Comedy Central India resolved a matter last week that had seen the comedy channel temporarily suspended from the broadcasting airwaves due to a ruling from the India’s Information and Broadcasting Ministry handed down last year that sought to ban the channel for 10 days for airing content considered to be offensive, reports Nyay Bhushan of the Hollywood Reporter.
The Delhi High Court had upheld the ban, which went into effect last week before being stayed by India’s Supreme Court. Comedy Central India was off the air for six days, whereby viewers were met with a message alerting them of the disconnection and apologizing for the inconvenience.
Sujeet Jain, group general counsel of the media company Viacom18 Media, a joint venture with Viacom and Indian broadcasting group Network 18 that distributes Comedy Central India, provided a statement to Al Arabiya News of the group’s satisfaction with the ruling.
“The Supreme Court today stayed the Delhi High Court order on the suspension of the channel, Comedy Central. We are happy to announce that the channel will resume broadcast this evening.”
John Riti of Paste Magazine reports that the ban was issued against Comedy Central India last year, after the ministry deemed episodes of Stand Up Club and PopCorn TV that aired in 2012 as obscene. They cited dialog and vulgar words derogatory of women to offend good taste and decency, and that the portrayal in the comedy program did not appear suitable for unrestricted public exhibition and children. BBC News India elaborates, saying the episode in question of PopCorn TV showed a character mimicking the act of sex with a set of dummy legs, in different locations.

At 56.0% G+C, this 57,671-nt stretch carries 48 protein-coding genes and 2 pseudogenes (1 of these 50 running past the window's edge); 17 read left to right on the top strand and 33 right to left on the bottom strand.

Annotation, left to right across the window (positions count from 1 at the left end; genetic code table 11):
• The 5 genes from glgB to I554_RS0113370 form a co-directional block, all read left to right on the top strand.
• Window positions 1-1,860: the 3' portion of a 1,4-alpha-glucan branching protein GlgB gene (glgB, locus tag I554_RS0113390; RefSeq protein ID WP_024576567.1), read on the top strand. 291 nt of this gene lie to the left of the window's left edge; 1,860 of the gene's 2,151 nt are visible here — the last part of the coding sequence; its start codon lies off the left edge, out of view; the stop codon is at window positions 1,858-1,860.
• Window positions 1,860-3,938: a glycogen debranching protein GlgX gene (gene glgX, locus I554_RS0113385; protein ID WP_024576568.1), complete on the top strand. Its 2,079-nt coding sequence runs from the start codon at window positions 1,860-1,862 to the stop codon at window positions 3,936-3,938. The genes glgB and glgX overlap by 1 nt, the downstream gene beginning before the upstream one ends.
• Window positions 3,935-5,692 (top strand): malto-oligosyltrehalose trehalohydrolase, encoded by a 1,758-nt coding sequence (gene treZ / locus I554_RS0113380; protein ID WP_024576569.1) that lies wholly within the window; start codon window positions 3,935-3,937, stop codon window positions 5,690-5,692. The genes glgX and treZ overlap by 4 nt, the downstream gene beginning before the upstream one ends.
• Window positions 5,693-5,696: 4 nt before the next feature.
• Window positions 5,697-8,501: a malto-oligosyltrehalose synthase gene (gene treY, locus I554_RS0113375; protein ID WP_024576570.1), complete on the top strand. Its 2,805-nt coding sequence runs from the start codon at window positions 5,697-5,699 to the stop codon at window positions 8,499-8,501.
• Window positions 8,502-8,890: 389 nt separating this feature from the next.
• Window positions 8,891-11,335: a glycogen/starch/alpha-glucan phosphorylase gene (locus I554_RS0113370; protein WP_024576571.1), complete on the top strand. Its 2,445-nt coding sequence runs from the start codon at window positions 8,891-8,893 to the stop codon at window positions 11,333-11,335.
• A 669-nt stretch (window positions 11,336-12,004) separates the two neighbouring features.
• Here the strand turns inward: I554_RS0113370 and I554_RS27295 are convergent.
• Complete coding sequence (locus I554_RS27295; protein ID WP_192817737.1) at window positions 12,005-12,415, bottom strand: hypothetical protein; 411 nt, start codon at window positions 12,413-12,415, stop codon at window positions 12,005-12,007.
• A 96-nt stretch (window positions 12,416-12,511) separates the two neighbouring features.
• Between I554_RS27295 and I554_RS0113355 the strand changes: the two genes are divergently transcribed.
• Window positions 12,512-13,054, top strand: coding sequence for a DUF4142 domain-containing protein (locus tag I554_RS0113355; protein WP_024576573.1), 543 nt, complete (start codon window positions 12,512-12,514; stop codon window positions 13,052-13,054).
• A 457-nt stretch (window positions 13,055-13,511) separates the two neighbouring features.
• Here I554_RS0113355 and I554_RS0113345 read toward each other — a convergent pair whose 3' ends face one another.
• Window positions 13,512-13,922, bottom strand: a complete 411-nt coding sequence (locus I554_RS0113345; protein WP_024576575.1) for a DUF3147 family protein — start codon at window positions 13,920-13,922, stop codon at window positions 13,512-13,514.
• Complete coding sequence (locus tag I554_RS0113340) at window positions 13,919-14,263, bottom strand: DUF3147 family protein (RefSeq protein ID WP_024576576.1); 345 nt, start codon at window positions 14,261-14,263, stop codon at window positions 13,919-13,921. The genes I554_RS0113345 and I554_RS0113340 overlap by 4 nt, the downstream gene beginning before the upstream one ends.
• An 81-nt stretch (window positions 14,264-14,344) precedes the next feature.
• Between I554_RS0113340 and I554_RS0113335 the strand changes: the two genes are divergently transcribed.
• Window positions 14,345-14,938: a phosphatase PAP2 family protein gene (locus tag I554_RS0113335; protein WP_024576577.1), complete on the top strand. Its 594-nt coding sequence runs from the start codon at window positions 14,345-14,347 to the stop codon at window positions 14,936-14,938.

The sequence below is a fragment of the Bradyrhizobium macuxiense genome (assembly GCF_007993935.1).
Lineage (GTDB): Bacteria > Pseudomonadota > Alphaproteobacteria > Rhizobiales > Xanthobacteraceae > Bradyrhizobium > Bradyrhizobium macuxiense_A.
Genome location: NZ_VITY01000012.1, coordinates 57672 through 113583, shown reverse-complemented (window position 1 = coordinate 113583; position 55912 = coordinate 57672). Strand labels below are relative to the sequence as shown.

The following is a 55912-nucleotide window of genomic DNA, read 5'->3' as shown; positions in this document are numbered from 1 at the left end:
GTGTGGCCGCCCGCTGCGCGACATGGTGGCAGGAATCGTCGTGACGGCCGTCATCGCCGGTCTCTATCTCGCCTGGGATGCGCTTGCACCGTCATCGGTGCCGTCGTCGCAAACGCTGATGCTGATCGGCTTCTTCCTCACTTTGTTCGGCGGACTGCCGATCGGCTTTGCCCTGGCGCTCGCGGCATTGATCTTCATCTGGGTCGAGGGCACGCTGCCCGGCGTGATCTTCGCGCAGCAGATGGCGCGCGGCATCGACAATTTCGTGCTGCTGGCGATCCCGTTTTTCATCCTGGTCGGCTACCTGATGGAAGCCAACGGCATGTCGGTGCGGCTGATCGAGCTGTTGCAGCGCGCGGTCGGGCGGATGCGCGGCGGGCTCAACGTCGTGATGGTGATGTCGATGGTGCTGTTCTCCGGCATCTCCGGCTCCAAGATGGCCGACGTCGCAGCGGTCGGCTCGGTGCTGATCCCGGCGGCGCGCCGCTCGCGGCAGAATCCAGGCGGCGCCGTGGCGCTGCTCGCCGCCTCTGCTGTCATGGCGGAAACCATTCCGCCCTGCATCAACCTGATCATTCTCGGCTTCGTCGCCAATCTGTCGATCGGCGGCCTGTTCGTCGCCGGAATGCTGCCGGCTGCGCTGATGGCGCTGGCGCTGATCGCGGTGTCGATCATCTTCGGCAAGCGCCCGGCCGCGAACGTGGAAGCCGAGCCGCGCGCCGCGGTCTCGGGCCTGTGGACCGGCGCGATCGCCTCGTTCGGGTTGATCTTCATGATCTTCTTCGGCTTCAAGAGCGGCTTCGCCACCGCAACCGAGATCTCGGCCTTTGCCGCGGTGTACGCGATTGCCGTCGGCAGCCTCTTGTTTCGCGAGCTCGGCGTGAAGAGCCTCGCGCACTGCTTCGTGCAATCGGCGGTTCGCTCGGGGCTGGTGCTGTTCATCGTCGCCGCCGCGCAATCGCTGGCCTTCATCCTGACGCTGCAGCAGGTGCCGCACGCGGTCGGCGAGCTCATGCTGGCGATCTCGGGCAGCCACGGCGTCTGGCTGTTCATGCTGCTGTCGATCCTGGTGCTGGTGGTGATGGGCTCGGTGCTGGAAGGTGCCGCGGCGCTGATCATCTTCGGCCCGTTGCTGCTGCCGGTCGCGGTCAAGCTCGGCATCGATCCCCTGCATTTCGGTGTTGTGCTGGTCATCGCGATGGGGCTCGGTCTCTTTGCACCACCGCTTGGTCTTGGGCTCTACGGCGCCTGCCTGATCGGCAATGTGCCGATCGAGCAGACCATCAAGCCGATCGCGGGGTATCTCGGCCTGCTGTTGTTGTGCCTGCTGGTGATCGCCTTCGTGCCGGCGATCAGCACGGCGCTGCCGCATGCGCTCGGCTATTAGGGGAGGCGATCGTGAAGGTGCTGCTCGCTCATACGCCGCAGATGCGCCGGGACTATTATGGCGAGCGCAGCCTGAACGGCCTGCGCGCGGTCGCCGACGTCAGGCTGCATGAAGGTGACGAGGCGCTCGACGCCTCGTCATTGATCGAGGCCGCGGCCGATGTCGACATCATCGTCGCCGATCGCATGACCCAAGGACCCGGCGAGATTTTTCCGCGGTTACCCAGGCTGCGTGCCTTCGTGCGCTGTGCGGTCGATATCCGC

Further, BBC News also states that in 2010,India suspended Fashion TV (FTV) for 10 days for showing topless models during a show. In 2007, the same channel was suspended for two months for showing scantily-clad models in a show called Midnight Hot.
While Comedy Central India has since returned to the airwaves, the ramifications from this incident could have far-reaching implications that may prevent further censorship and heavy handed punishment. The Supreme Court judgment also issued a notice to the government, challenging the provisions of the law that allow the Information and Broadcasting Ministry to take action against TV channels. The case will be heard again on December 8, during which time it is expected that the court will turn its attention to the propriety of the actions the government should take when challenged with objectionable content by broadcasters in India.